ergy-balance approach and assuming 80% efficiency, lar material would be similar to that in the field.
Beetham (1984) estimated an impact speed of 26 m s1. We satisfied the criterion by scaling the block and grain
Davies et al. (2006) sought confirmation of this assump- masses in proportion to the cube of the linear scale, by
tion through a small physical model. When the model indi- using sand of the same bulk density (about 2 t m3) and
cated an even higher impact speed, and drilling showed internal friction coefficient (about 0.6) as found in the
highly comminuted rock on the slide plane, we interpreted prototype, and by adjusting the model block weight to
the remarkably low coefficient of friction in terms of the correspond to that of the Waikaremoana block. Since the
ephemeral fluid pressure due to dynamic fragmentation. acceleration due to gravity is identical in model and pro-
totype, the two situations are dynamically similar. With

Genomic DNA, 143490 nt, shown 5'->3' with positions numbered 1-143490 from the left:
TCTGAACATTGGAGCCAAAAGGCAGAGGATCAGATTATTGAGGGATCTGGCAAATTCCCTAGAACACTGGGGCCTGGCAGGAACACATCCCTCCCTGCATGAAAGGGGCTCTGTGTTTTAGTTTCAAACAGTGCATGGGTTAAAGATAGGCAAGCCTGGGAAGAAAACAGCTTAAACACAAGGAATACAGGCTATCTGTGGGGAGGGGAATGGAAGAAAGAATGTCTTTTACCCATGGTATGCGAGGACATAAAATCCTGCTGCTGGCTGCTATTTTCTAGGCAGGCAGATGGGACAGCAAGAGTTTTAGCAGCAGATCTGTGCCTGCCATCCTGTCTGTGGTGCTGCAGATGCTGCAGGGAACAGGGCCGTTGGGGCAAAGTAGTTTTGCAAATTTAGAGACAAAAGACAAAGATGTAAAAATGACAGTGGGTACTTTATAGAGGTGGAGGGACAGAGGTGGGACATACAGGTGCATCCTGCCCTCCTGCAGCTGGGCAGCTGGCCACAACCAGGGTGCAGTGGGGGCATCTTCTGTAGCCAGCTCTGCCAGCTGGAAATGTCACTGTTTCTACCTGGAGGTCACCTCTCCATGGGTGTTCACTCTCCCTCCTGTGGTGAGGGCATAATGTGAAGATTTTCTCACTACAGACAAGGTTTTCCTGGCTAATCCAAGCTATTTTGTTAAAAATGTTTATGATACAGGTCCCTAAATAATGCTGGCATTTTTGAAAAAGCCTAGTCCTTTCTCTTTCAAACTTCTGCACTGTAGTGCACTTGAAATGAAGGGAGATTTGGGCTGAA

this similarity of forces, the velocity scale is equal to the
8.5 The Waikaremoana Blockslide Model square root of the linear scale (Yalin 1971) in this case
(1 : 10 000)0.5 = 1 : 100.
8.5.1 Preparing the Physical Model The model apparatus (Fig. 8.9) conceptually repre-
sented only a small part of the total Waikaremoana land-
To assess how fast the Waikaremoana block slid to push slide, specifically where the block stopped against rock-ava-
up the mound, we built a small (1 : 10 000 linear scale) lanche debris at the edge of a proto-valley, and the mound
laboratory model. The crucial design criterion was that was formed. It was not required to model any other land-
slide part. The model block was swung from four suspen-
sion wires to hit the grain mass (sand) in the correct atti-
tude at a range of speeds, and we observed the reposition-
ing of the sand using a high-speed video camera (200 fps)
which allowed us to measure block and sand speeds.

8.5.2 Model Results